Now, only a handful of years later – comes Andrew Garfield to take on the role of Peter Parker/Spiderman.  I loved it, I really did. It didn’t have the epic quality that can only be found in a Christopher Nolan Batman film, but it was a really great superhero movie.  Andrew Garfield was what I always imagined Peter Parker to be. Cute, smart, flawed, sarcastic, funny – but also angry and conflicted, we saw it all on Garfield’s face and he laid it bare for the audience to see. His torment over the loss of his parents, his guilt over the loss of his uncle, he embodied the character of Peter Parker honestly and completely.

Not to mention the outstanding chemistry between Garfield and real life girlfriend Emma Stone – it was off the charts. Stone’s Gwen Stacy was smart, brave, strong willed and a typical teenager in love – but let’s be honest, those knee socks were ridiculous. Obviously the producers were going for the sexy scientist look here, it just seemed a tad unrealistic to me. Socks aside, I really enjoyed Gwen’s character and bravery, her willingness to save others over herself and be a confidant for Peter.

Rhys Ifans was a flawed but sympathetic villain, as a scientist who wanted his other arm back and went about it the wrong way. Who knew Hugh Grant’s roommate from Notting Hill could be so evil and dark? I love Martin Sheen in everything and this movie was no exception. The casting was all very well done.

My only major criticism would be the rallying of the cranes to help Spiderman reach Oscorp. It was reminiscent of the New York subway scene in Spiderman 2, (the Tobey Maguire franchise) and it just seemed unnecessary. It didn’t advance the plot and there was nothing to be gained from it. We already know some people love Spiderman and some people don’t – so what was the point?

Andrew Garfield carried this film on his shoulders and the success of it should be largely if not totally attributed to him. He was the perfect choice in casting, a fan playing the superhero they grew up loving. From the Social Network to Spiderman, I just can’t wait to see more movies (Spiderman, and otherwise) from him.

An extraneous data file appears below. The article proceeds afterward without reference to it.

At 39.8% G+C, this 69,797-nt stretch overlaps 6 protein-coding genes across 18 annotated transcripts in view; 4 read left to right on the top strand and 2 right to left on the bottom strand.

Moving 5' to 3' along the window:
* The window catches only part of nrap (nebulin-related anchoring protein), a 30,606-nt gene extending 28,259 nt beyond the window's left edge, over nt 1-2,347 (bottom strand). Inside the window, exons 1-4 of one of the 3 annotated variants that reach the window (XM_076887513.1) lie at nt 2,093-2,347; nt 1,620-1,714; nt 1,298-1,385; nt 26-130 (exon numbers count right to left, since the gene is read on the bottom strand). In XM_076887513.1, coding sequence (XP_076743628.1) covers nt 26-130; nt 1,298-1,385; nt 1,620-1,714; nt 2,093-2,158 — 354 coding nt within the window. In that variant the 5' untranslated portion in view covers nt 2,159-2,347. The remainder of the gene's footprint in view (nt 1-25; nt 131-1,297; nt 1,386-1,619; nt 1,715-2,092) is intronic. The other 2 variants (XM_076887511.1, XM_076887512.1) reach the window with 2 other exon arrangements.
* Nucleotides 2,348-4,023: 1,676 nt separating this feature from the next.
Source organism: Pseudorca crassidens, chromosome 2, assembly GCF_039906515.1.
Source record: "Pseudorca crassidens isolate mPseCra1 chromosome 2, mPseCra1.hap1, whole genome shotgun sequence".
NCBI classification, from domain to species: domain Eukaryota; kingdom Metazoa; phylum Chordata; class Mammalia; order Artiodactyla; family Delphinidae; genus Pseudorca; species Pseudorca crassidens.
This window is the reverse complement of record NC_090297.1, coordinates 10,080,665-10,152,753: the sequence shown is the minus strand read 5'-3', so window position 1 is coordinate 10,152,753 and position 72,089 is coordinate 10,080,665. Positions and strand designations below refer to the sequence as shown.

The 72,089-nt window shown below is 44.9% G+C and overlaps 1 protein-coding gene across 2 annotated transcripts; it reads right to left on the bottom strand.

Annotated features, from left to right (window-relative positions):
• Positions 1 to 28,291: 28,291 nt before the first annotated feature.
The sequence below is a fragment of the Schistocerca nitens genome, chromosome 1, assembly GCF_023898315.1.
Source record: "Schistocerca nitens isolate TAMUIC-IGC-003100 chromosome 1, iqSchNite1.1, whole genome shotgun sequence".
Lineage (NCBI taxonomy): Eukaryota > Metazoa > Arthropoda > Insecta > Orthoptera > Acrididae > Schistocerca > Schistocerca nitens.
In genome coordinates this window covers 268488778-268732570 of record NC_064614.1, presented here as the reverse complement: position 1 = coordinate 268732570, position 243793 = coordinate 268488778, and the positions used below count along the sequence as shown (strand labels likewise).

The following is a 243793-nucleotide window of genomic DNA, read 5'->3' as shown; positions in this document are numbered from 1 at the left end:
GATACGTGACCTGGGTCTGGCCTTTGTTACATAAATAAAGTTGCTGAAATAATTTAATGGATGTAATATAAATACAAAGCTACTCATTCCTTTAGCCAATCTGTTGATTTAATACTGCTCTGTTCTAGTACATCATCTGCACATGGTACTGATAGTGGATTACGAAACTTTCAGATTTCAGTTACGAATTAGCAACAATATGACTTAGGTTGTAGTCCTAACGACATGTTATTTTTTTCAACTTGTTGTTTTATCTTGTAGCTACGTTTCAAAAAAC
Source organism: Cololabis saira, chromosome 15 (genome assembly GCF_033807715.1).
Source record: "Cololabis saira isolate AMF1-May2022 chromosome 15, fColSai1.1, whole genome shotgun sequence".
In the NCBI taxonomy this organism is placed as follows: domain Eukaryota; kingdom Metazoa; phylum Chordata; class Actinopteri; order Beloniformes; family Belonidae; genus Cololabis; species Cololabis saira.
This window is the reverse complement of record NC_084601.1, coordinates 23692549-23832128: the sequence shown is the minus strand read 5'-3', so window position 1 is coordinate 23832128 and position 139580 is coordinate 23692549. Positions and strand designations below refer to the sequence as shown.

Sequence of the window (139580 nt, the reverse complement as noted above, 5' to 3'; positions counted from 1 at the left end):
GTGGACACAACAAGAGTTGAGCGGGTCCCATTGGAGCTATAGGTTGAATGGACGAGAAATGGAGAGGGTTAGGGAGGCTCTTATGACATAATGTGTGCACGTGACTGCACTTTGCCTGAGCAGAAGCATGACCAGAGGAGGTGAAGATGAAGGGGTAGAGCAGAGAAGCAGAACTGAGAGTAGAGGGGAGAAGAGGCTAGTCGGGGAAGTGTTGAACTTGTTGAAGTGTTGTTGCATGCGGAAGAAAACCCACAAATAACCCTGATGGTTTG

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Seeking A Friend At the End of the World, Looking at Life in a New Perspective

What would happen if the world was going to end? That is the basis for “Seeking A Friend at the End of the World.”  The film is based around main character, Dodge Peterson (Steve Carell) who, along with everyone else – discovers the world will end in three weeks time due to impending asteroid. All scientific theories and space travel missions to deter this outcome have failed. There is no solution except to accept this particularly grim fate.

Dodge and his wife, Linda hear the news in their car radio and she promptly exits, leaving him for good. Others react with angry mob scenes complete with death and destruction, while some continue their daily routines like going to work or mowing their lawns. This seemed a very real and arguably accurate depiction of what life would turn into if we all found out today the world was going to (legitimately) end in a few weeks time. It also brought about the issue of a person’s level of happiness in life – what they are willing to settle for and why they do so.  Why some people stay in unhappy marriages, why they cheat, why they marry (i.e. people who don’t want to die alone versus waiting for the right person).

After realizing his regular day-to-day routine is no longer necessary, Dodge stops going to work and has a chance encounter with a distraught woman from his building named Penny (Kiera Knightley). They become somewhat friends while Penny explains she is enduring a recent break up with an unemployed guitar player named Owen (spoiler alert, it’s loveable Adam Brody under that beard!)

The next day, when an angry mob starts to riot outside their building, Penny and Dodge take off together determined to make their destinations by world’s end. Hers: to London to be with her family. His: to track down his high school love aka the one that got away.  As is the case of most journey stories, the film is more about the journey and the people (a lot of great cameos) they encounter than the destination.

Together Dodge, Penny and little adopted dog Sorry, drive in search of their perspective destinies and find what they are looking for changes on the way. Performances by Carell and Knightly are both equally and exceedingly strong. I’ve always been a fan of Steve Carell, whether the role is hilarious (Anchorman) or more serious and heartfelt (Crazy, Stupid Love) so I maybe biased but he is just a guy I can’t help but warm up to.

Dodge and Penny are a charismatic albeit odd pairing, defying many onscreen duo/couples clichés and drawn out scenarios – there was literally no time for that. Knightley as evokes such instant, significant emotion that as a viewer I felt what she felt and teared up when she did.

I particularly loved both actors’ scenes with Martin Sheen, I won’t give away the context for sake of not spoiling for those who haven’t seen it – but he is another actor I love, I mean West Wing? Come on! And although his role is small, the relationship between him and Dodge is as rich in its complexity as it is in its emotion.

I wondered how this storyline would play out until the very end and I was not disappointed. I felt the ending was a satisfying one, true to the story and not the cop out I was almost certainly expecting. This film doesn’t try to be something more than it is. It underlines the key themes of love, fate and the unexpected, although the subject matter is particularly emotional and heavy – I really loved this film.